In phase one (excitement), vasodilation leads to vasocongestion and enlargement of erectile tissues. Vaginal secretions are released to lubricate the vagina during intercourse. In phase two (plateau), stimulation continues, the outer third of the vaginal wall enlarges with blood, and breathing and heart rate increase. In phase three (orgasm), rhythmic, involuntary contractions of muscles occur. In the male, reproductive accessory glands and tubules constrict, depositing semen in the urethra; then, the urethra contracts, expelling the semen through the penis. In women, the uterus and vaginal muscles contract in waves that may last slightly less than a second each. In phase four (resolution), the processes listed in the first three phases reverse themselves and return to their normal state. Men experience a refractory period in which they cannot maintain an erection or ejaculate for a period of time ranging from minutes to hours. Women do not experience a refractory period.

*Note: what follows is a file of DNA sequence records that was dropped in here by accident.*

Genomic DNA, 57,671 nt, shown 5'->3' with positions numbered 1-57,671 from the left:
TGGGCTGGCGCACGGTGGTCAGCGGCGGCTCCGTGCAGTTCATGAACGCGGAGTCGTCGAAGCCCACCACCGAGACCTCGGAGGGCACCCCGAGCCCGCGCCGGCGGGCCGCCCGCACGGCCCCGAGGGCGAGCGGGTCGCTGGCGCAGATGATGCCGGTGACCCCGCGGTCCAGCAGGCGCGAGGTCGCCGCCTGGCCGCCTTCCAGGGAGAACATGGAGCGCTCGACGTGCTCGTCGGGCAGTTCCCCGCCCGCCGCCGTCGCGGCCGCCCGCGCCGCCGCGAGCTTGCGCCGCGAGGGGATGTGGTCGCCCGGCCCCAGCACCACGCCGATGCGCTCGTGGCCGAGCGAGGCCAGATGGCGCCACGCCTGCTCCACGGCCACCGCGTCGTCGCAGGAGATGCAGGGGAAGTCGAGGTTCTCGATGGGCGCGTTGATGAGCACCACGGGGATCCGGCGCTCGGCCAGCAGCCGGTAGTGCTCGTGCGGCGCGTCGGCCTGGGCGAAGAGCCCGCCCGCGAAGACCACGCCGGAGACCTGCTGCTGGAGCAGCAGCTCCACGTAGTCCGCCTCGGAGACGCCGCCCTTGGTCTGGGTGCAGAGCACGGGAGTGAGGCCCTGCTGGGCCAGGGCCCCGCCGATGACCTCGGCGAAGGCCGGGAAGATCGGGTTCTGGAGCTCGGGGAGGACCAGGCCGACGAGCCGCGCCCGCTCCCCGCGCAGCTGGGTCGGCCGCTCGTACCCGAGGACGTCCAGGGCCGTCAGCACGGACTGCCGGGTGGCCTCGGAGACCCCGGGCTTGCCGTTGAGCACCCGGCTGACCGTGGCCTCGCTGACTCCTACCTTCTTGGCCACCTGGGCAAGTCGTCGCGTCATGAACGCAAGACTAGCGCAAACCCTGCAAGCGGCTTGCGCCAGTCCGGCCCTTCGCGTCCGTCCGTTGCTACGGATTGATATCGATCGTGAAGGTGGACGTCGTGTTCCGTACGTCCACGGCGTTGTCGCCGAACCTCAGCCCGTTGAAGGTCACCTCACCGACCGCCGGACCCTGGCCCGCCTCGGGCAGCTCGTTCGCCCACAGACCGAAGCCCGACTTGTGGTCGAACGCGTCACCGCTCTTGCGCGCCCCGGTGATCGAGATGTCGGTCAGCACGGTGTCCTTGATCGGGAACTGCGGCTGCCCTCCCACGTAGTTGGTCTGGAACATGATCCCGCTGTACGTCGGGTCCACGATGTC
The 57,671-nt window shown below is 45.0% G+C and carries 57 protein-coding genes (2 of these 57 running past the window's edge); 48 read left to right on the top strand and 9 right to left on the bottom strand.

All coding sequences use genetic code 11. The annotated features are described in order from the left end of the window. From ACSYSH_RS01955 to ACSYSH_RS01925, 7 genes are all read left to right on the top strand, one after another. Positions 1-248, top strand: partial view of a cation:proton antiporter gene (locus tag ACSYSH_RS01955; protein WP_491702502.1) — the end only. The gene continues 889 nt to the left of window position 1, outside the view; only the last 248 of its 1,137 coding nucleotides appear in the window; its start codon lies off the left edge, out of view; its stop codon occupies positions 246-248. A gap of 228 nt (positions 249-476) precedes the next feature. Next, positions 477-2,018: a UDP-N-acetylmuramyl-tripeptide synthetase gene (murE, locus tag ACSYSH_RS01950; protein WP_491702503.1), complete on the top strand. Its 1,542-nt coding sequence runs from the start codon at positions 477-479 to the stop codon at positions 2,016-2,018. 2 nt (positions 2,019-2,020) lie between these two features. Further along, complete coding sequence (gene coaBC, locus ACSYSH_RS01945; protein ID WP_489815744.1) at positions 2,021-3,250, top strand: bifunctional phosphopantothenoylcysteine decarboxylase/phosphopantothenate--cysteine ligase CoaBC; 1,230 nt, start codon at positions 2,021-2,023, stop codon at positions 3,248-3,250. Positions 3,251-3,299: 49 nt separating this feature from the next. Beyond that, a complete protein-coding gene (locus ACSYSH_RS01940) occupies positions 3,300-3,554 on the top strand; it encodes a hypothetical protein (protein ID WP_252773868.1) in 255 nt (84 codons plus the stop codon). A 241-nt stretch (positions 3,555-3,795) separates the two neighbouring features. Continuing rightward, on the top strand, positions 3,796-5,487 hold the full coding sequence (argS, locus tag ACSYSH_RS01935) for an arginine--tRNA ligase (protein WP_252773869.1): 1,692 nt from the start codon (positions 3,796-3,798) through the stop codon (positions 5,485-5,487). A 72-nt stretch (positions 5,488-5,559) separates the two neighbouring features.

Compare spermatogenesis and oogenesis as to timing of the processes and the number and type of cells finally produced.
Stem cells are laid down in the male during gestation and lie dormant until adolescence. Stem cells in the female increase to one to two million and enter the first meiotic division and are arrested in prophase. At adolescence, spermatogenesis begins and continues until death, producing the maximum number of sperm with each meiotic division. Oogenesis continues again at adolescence in batches of oogonia with each menstrual cycle. These oogonia finish the first meiotic division, producing a primary oocyte with most of the cytoplasm and its contents, and a second cell called a polar body containing 23 chromosomes. The second meiotic division results in a secondary oocyte and a second oocyte. At ovulation, a mature haploid egg is released. If this egg is fertilized, it finishes the second meiotic division, including the chromosomes donated by the sperm in the finished cell. This is a diploid, fertilized egg.